ones; a Grey-backed Sparrow Lark, and a Cinnamon-breasted Bunting.
Swarms of small cream-colored butterflies hovered around the
water, joined by some chestnut-orange monarchs.
The sun was getting low as we stopped at the edge of the
wide riverbed plain. A herd of about a dozen wildebeest came out
of trees, the most we had seen together in the Kalahari. They had
two really tiny calves that still had light brown coats, though
their faces were dark. The herd paraded sedately across the plain
right toward us, finally crossing the road a short ways in front
of us. We were surprised, as they usually keep the really small
babies hidden. We felt lucky see them close up - even wildebeests
are cute when they are babies!
We spent sunset with the springboks. We got to see a little
light pronking. The younger adults would warm up by running,
chasing each other, and then suddenly they would start their
unique signature leaps. They would jump high in the air with their
back rounded and all four legs and head hanging straight down.
They looked like they were being hoisted up by a band around their
stomachs. As soon as their feet hit the ground they would leap
again, and again. I tried to catch it on video, but as they gave
me no advance warning it proved impossible.
We watched the springboks until the light faded. Their white
markings seemed to glow in the dusky light against a fiery sky. As
the sun slipped below the horizon we heard the high pitched yips
and cries of the jackals calling, a beautiful haunting sound that
sends shivers down your spine. The call of the jackals was the
‘Cry of the Kalahari’ that the book was named for.
We never did find the cheetahs.
Gee was feeling a little bad about that, but he shouldn’t have -
we constantly had the most amazing sightings, and we had seen so
much. We were happy! Part of the magic of safari is in the search,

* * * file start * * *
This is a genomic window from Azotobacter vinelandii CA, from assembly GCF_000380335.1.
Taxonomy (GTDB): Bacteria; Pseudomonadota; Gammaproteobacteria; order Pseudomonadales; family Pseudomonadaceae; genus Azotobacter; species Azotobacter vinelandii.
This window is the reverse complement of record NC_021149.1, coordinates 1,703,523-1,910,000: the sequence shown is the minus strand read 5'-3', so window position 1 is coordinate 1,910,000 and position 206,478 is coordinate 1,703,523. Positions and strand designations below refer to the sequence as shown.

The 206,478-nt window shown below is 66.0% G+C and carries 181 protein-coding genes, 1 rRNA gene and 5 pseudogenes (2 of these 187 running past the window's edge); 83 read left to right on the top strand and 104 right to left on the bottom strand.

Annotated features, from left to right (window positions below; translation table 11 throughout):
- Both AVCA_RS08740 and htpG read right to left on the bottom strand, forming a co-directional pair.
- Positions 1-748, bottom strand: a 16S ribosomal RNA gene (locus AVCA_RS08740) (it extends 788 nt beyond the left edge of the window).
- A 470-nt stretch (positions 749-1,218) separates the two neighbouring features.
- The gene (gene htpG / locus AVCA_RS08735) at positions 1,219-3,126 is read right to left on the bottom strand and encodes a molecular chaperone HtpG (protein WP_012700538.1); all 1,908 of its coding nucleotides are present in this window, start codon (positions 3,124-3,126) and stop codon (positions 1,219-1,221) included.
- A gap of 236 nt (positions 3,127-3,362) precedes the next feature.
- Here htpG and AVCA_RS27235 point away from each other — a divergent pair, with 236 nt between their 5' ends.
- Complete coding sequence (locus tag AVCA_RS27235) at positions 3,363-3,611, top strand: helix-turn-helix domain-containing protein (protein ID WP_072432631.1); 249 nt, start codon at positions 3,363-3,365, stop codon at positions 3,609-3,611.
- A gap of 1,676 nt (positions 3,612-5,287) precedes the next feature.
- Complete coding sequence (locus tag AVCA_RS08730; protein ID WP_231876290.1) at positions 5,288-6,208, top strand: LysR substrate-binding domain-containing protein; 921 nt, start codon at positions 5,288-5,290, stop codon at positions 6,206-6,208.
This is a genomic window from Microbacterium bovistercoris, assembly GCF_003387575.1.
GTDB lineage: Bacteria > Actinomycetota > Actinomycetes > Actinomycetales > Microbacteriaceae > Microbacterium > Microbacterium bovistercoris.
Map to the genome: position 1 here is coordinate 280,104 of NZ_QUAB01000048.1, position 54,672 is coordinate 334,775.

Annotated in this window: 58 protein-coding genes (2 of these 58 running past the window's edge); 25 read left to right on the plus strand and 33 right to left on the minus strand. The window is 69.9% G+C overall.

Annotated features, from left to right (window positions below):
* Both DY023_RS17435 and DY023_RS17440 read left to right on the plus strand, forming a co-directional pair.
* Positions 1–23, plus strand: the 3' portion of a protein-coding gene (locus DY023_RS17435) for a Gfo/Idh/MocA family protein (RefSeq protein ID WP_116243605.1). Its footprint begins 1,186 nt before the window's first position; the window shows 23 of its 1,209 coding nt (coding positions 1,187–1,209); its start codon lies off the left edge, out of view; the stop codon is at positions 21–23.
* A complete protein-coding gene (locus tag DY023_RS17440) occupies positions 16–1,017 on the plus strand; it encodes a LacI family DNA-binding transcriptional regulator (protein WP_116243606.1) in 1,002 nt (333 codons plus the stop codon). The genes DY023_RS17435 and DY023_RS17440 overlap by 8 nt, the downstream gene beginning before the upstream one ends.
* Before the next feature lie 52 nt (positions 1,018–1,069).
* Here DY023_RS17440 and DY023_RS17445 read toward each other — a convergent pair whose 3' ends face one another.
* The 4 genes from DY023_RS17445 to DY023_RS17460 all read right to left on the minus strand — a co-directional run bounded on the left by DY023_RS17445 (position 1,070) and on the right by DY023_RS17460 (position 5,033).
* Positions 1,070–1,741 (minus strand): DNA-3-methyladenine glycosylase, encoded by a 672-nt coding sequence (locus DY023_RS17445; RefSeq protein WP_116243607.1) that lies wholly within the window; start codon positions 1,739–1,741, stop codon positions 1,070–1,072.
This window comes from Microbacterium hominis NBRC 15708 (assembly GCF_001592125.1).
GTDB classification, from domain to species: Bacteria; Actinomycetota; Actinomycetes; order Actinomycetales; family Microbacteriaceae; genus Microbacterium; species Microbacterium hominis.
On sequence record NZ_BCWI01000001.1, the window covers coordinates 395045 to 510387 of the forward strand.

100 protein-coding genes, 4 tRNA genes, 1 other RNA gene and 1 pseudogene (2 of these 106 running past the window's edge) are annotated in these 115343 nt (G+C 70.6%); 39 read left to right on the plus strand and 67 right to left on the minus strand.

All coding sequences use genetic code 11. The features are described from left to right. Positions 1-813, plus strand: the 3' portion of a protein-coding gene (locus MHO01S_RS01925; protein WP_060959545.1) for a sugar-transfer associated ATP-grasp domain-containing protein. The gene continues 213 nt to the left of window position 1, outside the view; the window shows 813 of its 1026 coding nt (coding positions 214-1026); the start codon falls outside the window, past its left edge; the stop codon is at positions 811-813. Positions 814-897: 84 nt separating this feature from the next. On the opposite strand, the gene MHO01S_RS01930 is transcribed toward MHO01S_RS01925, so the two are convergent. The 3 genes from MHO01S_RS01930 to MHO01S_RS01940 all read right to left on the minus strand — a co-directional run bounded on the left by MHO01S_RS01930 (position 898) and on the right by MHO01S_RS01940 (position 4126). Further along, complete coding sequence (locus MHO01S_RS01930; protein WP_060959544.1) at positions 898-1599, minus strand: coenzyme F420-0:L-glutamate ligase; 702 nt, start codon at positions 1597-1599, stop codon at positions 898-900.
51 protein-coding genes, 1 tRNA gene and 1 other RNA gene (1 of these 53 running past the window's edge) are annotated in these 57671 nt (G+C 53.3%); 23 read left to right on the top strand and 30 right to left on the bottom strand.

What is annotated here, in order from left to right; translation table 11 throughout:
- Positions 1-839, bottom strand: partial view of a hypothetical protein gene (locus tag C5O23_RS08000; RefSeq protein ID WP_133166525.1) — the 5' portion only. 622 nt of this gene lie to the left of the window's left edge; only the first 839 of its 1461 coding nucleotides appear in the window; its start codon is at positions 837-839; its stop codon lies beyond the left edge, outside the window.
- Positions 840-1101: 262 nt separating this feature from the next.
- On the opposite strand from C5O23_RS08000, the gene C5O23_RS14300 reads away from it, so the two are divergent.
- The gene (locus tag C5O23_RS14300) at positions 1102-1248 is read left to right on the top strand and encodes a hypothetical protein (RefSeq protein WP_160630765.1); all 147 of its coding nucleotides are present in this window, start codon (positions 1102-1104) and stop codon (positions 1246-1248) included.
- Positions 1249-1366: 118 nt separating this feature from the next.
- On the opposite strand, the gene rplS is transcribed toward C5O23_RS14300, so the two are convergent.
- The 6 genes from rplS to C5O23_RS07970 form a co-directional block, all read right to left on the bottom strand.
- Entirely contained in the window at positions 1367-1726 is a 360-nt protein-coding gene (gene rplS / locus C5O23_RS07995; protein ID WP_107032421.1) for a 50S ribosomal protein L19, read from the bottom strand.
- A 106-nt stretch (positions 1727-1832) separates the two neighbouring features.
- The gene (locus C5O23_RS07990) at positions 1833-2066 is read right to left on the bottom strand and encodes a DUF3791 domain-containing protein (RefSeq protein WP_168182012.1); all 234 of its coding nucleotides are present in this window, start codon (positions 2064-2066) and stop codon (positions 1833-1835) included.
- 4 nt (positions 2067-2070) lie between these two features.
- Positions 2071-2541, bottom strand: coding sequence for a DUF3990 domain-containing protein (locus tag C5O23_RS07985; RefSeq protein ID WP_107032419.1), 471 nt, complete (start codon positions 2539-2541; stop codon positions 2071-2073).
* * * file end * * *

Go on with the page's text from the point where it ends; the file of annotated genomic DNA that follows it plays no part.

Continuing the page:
and the fact that nothing is guaranteed. This is not some
glorified zoo; it is the wilds of Africa. Anyway, we took Gee’s
picture holding Duma the stuffed cheetah, so that we would have
something to show BD when we got back to camp.
We returned to camp just after sunset. As it became fully
dark, for the first time on the whole trip the stars were out in
their full glory. No clouds, no moon, just velvety black overhead,
with the Milky Way stretched gloriously across the heavens,
undimmed by the light of any civilization, shining against the
depths of eternity.
The brilliance of the stars was
the one thing I had been missing on this trip. I would have liked
to set up my tripod for some night sky photography, but since it
was the last night and we had our goodbyes to say, it was not the
We were sad the trip was almost over. We felt closer to
this camp staff, BD, KK and Life, than we had to any other on
previous trips. And the bond we had formed with Gee was special -
he is a friend for life.
was bittersweet; we thanked the crew and tried to tell them how
much they all meant to us. Jineen read two limericks that she had
written for the occasion, which summed up our feelings nicely.
thank our amazing staff
They fold towels in the shape of giraffes
Our water is hot
There’s good food in the pot
And together we've had lots of laughs.
guide, Gee, is truly the best
Our thanks we would like to express
His spotting skills are superb
Whether leopards or birds
And he treats us like family, not guests.
Our wakeup call came at five as
usual, and at breakfast we said goodbye to BD, KK and Life. We
were on the road with Gee by six, as we had a long drive back to
Maun. We were already wondering when we could come back.
Gee drove slowly as we left the
park, scanning the plains; we knew he was looking for one last
chance to show us a cheetah. But we told him not to worry; not
having seen one gave us a good reason to come back! Also, he had
told us there was a place we could go next time where we might see
rhinos - we were already dreaming of the next trip.
saw a duiker near the gate on our way out. This tiny antelope is
similar to a steenbok, and was a new animal for us. Gee told us
that he has them around his farm. After